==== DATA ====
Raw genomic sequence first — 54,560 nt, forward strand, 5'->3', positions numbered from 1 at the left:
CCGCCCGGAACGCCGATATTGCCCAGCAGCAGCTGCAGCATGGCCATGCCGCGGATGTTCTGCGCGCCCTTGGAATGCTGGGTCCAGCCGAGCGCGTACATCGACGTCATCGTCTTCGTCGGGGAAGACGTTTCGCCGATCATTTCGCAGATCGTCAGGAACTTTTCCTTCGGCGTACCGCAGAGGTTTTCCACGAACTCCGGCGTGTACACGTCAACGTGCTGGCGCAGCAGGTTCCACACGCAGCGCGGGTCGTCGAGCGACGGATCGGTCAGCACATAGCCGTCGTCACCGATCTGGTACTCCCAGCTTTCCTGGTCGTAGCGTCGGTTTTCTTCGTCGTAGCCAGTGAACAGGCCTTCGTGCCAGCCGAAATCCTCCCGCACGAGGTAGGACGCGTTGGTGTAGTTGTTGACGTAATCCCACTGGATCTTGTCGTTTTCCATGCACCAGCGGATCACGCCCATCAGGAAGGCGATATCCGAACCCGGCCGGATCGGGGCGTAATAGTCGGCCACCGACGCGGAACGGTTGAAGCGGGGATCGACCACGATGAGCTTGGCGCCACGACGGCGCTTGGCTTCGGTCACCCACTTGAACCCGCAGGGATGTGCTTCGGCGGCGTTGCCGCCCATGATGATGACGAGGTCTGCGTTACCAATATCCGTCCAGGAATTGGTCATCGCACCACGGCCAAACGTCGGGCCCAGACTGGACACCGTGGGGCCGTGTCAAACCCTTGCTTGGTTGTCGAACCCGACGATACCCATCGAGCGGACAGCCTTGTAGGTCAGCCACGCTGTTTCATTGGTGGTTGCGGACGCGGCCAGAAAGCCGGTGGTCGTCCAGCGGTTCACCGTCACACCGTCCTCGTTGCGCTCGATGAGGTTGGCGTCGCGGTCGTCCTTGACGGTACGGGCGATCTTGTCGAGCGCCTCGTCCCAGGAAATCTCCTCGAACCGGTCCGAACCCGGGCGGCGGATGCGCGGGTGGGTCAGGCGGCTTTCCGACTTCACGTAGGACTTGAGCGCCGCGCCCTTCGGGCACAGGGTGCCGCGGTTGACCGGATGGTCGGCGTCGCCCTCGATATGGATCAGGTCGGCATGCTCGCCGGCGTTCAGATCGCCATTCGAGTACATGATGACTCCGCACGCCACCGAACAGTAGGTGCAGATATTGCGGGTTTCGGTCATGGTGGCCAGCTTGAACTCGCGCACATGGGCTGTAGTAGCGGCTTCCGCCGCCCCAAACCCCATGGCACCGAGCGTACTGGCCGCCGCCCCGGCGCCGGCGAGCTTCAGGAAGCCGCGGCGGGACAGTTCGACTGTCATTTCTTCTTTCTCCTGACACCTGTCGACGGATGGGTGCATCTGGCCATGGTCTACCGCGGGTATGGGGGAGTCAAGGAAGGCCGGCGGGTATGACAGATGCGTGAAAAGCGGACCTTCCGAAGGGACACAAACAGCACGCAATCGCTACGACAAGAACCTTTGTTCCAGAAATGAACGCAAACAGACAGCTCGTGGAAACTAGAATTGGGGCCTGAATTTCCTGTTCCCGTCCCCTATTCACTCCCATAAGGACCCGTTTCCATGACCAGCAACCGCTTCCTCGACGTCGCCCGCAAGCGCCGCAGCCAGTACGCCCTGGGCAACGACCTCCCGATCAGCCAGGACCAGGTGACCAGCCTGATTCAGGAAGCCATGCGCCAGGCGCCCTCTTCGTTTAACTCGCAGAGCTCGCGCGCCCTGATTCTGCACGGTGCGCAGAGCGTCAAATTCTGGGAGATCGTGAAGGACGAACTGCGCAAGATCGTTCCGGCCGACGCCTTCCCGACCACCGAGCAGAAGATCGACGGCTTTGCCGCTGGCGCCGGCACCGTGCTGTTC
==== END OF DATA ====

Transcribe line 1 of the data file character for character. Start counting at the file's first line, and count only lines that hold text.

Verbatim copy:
Raw genomic sequence first — 54,560 nt, forward strand, 5'->3', positions numbered from 1 at the left: